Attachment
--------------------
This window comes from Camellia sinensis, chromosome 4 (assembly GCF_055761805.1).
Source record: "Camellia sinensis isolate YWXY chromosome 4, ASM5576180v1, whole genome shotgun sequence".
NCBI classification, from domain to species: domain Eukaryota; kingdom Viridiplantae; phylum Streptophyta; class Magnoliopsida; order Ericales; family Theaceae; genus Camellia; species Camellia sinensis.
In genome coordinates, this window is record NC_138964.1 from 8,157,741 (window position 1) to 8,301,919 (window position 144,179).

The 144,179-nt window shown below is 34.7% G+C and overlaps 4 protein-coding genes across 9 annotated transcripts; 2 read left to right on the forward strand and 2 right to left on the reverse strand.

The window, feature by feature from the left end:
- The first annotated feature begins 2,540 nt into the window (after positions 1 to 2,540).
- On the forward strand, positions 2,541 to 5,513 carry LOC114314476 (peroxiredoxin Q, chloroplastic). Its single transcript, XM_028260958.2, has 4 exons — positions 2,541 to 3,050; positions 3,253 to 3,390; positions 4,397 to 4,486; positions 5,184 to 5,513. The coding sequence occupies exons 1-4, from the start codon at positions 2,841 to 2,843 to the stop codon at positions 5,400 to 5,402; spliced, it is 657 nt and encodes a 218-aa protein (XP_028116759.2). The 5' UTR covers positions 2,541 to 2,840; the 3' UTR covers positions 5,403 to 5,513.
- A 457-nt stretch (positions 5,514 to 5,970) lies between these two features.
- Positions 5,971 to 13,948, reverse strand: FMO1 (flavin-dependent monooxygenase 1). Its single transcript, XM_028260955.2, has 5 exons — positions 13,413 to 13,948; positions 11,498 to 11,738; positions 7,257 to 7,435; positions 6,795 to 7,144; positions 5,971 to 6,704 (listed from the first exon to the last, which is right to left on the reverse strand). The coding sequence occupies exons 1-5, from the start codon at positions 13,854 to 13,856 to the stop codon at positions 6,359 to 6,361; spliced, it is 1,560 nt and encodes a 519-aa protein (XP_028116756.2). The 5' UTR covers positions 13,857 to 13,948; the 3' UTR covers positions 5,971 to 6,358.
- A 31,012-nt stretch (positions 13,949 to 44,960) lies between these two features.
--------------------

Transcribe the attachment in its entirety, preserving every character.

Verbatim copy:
This window comes from Camellia sinensis, chromosome 4 (assembly GCF_055761805.1).
Source record: "Camellia sinensis isolate YWXY chromosome 4, ASM5576180v1, whole genome shotgun sequence".
NCBI classification, from domain to species: domain Eukaryota; kingdom Viridiplantae; phylum Streptophyta; class Magnoliopsida; order Ericales; family Theaceae; genus Camellia; species Camellia sinensis.
In genome coordinates, this window is record NC_138964.1 from 8,157,741 (window position 1) to 8,301,919 (window position 144,179).

The 144,179-nt window shown below is 34.7% G+C and overlaps 4 protein-coding genes across 9 annotated transcripts; 2 read left to right on the forward strand and 2 right to left on the reverse strand.

The window, feature by feature from the left end:
- The first annotated feature begins 2,540 nt into the window (after positions 1 to 2,540).
- On the forward strand, positions 2,541 to 5,513 carry LOC114314476 (peroxiredoxin Q, chloroplastic). Its single transcript, XM_028260958.2, has 4 exons — positions 2,541 to 3,050; positions 3,253 to 3,390; positions 4,397 to 4,486; positions 5,184 to 5,513. The coding sequence occupies exons 1-4, from the start codon at positions 2,841 to 2,843 to the stop codon at positions 5,400 to 5,402; spliced, it is 657 nt and encodes a 218-aa protein (XP_028116759.2). The 5' UTR covers positions 2,541 to 2,840; the 3' UTR covers positions 5,403 to 5,513.
- A 457-nt stretch (positions 5,514 to 5,970) lies between these two features.
- Positions 5,971 to 13,948, reverse strand: FMO1 (flavin-dependent monooxygenase 1). Its single transcript, XM_028260955.2, has 5 exons — positions 13,413 to 13,948; positions 11,498 to 11,738; positions 7,257 to 7,435; positions 6,795 to 7,144; positions 5,971 to 6,704 (listed from the first exon to the last, which is right to left on the reverse strand). The coding sequence occupies exons 1-5, from the start codon at positions 13,854 to 13,856 to the stop codon at positions 6,359 to 6,361; spliced, it is 1,560 nt and encodes a 519-aa protein (XP_028116756.2). The 5' UTR covers positions 13,857 to 13,948; the 3' UTR covers positions 5,971 to 6,358.
- A 31,012-nt stretch (positions 13,949 to 44,960) lies between these two features.